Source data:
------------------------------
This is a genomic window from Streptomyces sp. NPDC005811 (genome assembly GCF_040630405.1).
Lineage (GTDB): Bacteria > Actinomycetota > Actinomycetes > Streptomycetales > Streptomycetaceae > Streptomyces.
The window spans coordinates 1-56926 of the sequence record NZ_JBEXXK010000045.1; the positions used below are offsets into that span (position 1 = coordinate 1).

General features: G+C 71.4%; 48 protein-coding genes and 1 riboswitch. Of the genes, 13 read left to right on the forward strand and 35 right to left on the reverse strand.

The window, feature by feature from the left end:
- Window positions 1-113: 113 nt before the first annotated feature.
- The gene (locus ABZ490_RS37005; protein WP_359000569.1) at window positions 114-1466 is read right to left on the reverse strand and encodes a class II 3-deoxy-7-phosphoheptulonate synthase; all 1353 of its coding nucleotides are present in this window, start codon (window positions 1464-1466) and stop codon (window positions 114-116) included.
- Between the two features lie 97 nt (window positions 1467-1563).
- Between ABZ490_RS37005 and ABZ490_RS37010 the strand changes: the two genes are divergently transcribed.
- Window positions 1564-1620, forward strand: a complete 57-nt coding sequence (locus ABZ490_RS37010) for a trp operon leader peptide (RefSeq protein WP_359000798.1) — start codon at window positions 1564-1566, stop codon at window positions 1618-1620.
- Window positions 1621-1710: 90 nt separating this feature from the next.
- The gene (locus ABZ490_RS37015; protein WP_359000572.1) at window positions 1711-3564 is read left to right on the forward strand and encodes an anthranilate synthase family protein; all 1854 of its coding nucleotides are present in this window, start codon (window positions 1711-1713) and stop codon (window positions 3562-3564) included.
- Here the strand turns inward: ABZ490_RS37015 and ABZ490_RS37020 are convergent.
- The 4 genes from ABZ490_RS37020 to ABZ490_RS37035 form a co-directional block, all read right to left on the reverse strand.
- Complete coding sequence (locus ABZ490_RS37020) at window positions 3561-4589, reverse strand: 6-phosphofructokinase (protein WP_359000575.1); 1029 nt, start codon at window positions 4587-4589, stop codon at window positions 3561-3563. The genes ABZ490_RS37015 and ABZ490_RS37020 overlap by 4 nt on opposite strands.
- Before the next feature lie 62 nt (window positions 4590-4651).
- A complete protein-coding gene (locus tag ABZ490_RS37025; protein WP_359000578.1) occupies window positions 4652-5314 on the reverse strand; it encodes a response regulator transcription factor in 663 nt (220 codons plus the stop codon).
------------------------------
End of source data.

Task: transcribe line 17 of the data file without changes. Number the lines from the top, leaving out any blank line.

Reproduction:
- A complete protein-coding gene (locus tag ABZ490_RS37025; protein WP_359000578.1) occupies window positions 4652-5314 on the reverse strand; it encodes a response regulator transcription factor in 663 nt (220 codons plus the stop codon).